RP in the management of aggressive prostate cancer

Patients in the intermediate-risk or high-risk category of clinically localized prostate cancer should be offered surgery or radiation therapy with or without androgen deprivation therapy as treatment options. Those with intermediate risk disease are defined as PSA 10–20 ng/mL, Gleason Grade Group 2–3, or clinical stage T2b-c. Patients with intermediate-risk are further divided into favorable vs. unfavorable groups with those in the favorable group being Grade Group 1 with PSA 10–20 ng/mL or Grade Group 2 with PSA <10 ng/mL. Unfavorable intermediate risk disease is defined as Grade Group 2 with PSA 10–20 ng/mL or clinical stage T2b-c or Grade Group 3 with PSA <20. In this risk category, several studies including the Scandinavian Prostate Cancer Group Study Number 4 (SPCG-4) and PIVOT have shown both higher overall survival and prostate cancer-specific survival among patients who underwent RP at 10 years follow-up (18,19). In this classification scheme, high-risk category is defined as PSA greater than 20 ng/mL or Gleason Grade Group 4–5 or clinical stage T3). In unfavorable intermediate or high-risk groups, at time of RP an extended pelvic lymph node dissection (PLND) is commonly completed with the rationale being a greater amount of nodal tissue results in an increased identification of potential lymph node metastases (20). The therapeutic benefit of using an extended template map (removing the obturator, external, and internal iliac nodes) compared to a standard PLND (obturator and external iliac) is not conclusive (21).

RP has historically been offered to patients with pathologically confirmed cancer clinically confined within the prostate or cancer that extends beyond the margins of the prostate but would still be amenable to a wide resection. The role of surgery in locally advanced disease is less certain in comparison to more localized and lower risk disease states, however, many studies have shown that surgery may offer suitable oncologic control by decreasing tumor burden and allow accurate and precise pathologic staging with the need for more definitive treatment (22). Previously, outcomes after RP for clinical stage T3a showed that men with lower-volume disease may benefit as local control and complete excision of cancer is possible. However, a minority of patients who undergo RP for clinically localized disease will be found to have pathologic spread outside of the prostate either with extracapsular extension, seminal vesicle invasion or lymph node metastasis. Those diagnosed with varying degrees of pathologic spread at time of RP were found to have significantly worse 5-year PSA-free survival with the highest risk being presence of a positive surgical margin (23). Surgery in management of node-positive disease has become an interest of researchers. Ga-PSMA-11 positron emission tomography (PET) scan which has been used to detect soft tissue and bony metastases in the setting of biochemical recurrence has been increasingly utilized pre-operatively in high risk patients to identify those with high risk of biochemical progression (24). Those found to have oligometastatic disease on PET may benefit from oncologic and symptomatic control with RP as surgery in this population can be done with appropriate morbidity (25) while receiving neoadjuvant systemic therapy has not shown to increase the risk of perioperative complications (26). Overall, the rationale and oncologic benefit from surgery in these high-risk populations remain the study of ongoing clinical trials including the ongoing Southwest Oncology Group (SWOG) 1802 trial, Surgery in Metastatic Carcinoma of Prostate (SIMCAP) trial, Testing RP in men with prostate cancer and oligoMetastases to the bone (TRoMbone), and others.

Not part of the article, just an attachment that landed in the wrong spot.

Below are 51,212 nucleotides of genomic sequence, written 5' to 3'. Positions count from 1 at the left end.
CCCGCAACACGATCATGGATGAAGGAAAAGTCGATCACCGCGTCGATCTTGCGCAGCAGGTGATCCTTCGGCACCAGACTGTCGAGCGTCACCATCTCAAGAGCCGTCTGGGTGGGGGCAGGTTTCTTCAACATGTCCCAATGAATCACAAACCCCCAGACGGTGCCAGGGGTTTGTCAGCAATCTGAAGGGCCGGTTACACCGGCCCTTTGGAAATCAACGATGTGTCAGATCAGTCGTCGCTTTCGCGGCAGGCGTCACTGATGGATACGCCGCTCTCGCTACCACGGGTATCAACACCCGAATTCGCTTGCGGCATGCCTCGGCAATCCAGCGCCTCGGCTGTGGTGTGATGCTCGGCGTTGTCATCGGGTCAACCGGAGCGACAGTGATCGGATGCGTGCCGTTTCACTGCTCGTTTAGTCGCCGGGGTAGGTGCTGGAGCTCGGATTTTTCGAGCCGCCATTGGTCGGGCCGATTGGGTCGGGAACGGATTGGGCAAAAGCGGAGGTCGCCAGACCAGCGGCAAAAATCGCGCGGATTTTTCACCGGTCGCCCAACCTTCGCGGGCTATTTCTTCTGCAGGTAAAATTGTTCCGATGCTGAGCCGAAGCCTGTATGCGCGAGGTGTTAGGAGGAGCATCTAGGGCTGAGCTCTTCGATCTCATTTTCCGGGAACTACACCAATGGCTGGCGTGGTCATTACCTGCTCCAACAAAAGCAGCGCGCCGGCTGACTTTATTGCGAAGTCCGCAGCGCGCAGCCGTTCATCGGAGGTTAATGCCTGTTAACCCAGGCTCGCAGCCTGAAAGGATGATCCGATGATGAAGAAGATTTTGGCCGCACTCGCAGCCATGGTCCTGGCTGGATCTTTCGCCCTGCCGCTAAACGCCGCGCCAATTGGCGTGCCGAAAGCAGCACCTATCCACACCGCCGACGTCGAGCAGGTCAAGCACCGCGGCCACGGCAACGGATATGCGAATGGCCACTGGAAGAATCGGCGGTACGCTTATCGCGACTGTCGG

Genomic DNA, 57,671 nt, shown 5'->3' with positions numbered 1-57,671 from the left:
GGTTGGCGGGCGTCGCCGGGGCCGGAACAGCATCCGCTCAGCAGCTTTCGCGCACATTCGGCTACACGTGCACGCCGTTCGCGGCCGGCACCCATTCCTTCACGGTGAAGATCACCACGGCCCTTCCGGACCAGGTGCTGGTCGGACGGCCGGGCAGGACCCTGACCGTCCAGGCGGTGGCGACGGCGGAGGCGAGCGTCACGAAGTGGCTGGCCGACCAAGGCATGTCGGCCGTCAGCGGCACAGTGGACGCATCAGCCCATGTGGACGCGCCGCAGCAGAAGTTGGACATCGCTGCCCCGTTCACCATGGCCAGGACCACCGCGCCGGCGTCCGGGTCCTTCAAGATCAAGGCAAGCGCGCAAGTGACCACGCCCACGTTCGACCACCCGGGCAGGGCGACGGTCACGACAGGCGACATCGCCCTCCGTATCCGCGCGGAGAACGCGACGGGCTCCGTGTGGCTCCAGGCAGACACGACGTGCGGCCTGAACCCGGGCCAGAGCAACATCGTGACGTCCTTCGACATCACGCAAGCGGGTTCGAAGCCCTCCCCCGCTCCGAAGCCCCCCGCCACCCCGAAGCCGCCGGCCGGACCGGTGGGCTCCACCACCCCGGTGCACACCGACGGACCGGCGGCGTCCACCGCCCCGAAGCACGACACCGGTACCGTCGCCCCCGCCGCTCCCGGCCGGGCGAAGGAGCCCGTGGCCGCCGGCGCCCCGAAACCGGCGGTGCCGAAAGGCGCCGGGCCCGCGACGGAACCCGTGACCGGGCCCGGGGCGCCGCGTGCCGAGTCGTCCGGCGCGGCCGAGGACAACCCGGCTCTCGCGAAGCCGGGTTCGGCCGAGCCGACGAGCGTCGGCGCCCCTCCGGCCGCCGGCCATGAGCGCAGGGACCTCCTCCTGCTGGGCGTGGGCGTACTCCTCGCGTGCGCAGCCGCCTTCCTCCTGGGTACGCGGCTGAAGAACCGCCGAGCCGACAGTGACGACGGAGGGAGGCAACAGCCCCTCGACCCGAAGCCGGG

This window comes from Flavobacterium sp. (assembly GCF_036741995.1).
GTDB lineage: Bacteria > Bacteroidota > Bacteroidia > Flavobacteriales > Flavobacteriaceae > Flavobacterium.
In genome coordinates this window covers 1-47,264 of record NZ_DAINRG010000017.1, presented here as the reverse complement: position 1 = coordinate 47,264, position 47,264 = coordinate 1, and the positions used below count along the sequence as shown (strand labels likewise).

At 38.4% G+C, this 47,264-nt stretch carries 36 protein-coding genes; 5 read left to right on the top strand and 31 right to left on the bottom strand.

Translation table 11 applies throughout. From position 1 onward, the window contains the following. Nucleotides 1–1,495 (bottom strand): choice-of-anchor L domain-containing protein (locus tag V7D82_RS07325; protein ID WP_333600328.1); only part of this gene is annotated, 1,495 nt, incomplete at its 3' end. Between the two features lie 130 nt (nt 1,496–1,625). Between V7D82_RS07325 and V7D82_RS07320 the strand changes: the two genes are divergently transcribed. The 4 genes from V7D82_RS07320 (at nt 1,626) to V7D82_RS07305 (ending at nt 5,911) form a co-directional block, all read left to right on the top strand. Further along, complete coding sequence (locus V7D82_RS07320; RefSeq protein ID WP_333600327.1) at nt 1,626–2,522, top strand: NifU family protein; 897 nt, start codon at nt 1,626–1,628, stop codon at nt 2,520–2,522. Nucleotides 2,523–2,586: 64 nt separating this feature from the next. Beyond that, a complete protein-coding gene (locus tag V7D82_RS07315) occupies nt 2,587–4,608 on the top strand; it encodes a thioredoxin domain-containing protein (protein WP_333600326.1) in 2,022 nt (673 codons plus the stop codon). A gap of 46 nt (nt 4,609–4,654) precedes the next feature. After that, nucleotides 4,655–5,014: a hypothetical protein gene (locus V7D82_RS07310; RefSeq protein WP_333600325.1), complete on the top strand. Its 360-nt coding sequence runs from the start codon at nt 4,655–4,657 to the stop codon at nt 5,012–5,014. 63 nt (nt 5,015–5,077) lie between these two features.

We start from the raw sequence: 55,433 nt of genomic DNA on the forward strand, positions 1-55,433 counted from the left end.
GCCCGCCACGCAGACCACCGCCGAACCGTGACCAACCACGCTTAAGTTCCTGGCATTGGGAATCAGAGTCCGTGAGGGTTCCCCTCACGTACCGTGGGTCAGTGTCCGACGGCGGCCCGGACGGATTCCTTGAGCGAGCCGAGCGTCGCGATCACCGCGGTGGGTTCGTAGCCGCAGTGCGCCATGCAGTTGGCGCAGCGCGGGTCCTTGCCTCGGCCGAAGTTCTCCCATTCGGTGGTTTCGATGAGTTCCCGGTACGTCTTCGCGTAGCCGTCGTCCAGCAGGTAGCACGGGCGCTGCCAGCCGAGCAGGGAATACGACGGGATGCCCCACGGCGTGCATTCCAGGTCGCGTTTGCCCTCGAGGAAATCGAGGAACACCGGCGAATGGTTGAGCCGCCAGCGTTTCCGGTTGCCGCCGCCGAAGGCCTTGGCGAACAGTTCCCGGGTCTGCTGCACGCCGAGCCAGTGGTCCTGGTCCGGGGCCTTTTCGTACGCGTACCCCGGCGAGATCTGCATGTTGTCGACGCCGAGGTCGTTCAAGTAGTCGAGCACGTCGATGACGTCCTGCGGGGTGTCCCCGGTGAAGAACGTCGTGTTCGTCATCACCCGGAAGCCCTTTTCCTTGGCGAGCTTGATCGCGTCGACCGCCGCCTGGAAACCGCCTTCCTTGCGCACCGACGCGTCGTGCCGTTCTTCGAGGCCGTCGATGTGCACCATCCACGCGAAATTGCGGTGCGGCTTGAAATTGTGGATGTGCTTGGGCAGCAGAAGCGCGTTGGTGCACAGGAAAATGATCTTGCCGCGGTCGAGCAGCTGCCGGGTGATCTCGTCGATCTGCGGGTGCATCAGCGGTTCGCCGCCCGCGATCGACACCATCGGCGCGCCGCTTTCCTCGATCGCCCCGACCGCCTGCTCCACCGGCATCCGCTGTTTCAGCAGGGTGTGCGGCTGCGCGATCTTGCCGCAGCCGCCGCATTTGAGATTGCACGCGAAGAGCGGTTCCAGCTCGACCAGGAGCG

Clinical imaging in the diagnostic prediction of prostate cancer